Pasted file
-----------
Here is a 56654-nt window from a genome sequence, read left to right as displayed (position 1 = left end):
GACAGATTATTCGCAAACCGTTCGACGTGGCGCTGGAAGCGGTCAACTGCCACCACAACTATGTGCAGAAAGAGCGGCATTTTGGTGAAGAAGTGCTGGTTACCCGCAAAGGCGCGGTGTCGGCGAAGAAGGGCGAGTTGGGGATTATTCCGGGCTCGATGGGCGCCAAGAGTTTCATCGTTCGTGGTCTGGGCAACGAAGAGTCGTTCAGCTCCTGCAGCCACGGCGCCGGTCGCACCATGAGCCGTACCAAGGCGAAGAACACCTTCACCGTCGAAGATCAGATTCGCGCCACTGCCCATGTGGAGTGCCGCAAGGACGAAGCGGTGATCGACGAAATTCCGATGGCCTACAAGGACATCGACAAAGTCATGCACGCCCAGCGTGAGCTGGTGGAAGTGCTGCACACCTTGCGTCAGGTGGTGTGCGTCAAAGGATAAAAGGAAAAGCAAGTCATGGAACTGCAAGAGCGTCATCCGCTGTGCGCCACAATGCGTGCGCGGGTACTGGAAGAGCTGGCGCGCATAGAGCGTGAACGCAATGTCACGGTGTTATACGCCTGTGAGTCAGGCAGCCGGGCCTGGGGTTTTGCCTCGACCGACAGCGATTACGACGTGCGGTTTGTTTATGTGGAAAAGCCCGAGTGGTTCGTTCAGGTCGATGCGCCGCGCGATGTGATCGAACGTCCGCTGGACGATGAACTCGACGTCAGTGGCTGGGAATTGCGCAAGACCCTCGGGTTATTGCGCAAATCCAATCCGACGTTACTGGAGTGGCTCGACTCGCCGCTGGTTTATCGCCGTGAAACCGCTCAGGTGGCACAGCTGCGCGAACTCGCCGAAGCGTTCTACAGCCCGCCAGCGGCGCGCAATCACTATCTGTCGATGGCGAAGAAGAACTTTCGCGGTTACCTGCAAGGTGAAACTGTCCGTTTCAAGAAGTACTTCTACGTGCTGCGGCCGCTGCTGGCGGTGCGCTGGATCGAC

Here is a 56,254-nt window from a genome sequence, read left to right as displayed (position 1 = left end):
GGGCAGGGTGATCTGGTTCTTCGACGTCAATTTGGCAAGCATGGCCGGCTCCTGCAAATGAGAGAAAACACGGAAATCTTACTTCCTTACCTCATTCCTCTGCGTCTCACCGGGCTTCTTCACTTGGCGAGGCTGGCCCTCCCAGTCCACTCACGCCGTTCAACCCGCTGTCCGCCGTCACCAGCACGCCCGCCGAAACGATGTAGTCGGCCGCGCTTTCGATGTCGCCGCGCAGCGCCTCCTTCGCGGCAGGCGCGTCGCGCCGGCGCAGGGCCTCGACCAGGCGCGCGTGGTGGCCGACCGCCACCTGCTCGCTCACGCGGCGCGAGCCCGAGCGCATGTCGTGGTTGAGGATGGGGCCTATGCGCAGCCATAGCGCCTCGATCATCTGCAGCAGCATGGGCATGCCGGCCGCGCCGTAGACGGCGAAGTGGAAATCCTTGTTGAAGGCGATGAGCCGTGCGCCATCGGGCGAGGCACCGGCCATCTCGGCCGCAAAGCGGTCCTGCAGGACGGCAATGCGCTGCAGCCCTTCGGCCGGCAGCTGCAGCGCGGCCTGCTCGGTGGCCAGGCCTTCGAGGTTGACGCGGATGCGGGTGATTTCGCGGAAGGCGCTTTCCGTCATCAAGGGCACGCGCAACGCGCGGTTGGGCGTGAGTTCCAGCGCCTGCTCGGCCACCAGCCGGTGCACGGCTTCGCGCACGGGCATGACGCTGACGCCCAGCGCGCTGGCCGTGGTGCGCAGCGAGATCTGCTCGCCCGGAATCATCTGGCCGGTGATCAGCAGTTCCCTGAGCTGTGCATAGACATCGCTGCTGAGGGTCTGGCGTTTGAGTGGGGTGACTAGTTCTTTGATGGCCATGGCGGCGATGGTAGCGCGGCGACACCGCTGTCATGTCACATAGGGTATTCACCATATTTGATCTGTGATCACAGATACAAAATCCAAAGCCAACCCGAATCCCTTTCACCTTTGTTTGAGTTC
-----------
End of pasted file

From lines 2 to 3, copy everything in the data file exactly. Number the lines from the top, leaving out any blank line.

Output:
GACAGATTATTCGCAAACCGTTCGACGTGGCGCTGGAAGCGGTCAACTGCCACCACAACTATGTGCAGAAAGAGCGGCATTTTGGTGAAGAAGTGCTGGTTACCCGCAAAGGCGCGGTGTCGGCGAAGAAGGGCGAGTTGGGGATTATTCCGGGCTCGATGGGCGCCAAGAGTTTCATCGTTCGTGGTCTGGGCAACGAAGAGTCGTTCAGCTCCTGCAGCCACGGCGCCGGTCGCACCATGAGCCGTACCAAGGCGAAGAACACCTTCACCGTCGAAGATCAGATTCGCGCCACTGCCCATGTGGAGTGCCGCAAGGACGAAGCGGTGATCGACGAAATTCCGATGGCCTACAAGGACATCGACAAAGTCATGCACGCCCAGCGTGAGCTGGTGGAAGTGCTGCACACCTTGCGTCAGGTGGTGTGCGTCAAAGGATAAAAGGAAAAGCAAGTCATGGAACTGCAAGAGCGTCATCCGCTGTGCGCCACAATGCGTGCGCGGGTACTGGAAGAGCTGGCGCGCATAGAGCGTGAACGCAATGTCACGGTGTTATACGCCTGTGAGTCAGGCAGCCGGGCCTGGGGTTTTGCCTCGACCGACAGCGATTACGACGTGCGGTTTGTTTATGTGGAAAAGCCCGAGTGGTTCGTTCAGGTCGATGCGCCGCGCGATGTGATCGAACGTCCGCTGGACGATGAACTCGACGTCAGTGGCTGGGAATTGCGCAAGACCCTCGGGTTATTGCGCAAATCCAATCCGACGTTACTGGAGTGGCTCGACTCGCCGCTGGTTTATCGCCGTGAAACCGCTCAGGTGGCACAGCTGCGCGAACTCGCCGAAGCGTTCTACAGCCCGCCAGCGGCGCGCAATCACTATCTGTCGATGGCGAAGAAGAACTTTCGCGGTTACCTGCAAGGTGAAACTGTCCGTTTCAAGAAGTACTTCTACGTGCTGCGGCCGCTGCTGGCGGTGCGCTGGATCGAC

Here is a 56,254-nt window from a genome sequence, read left to right as displayed (position 1 = left end):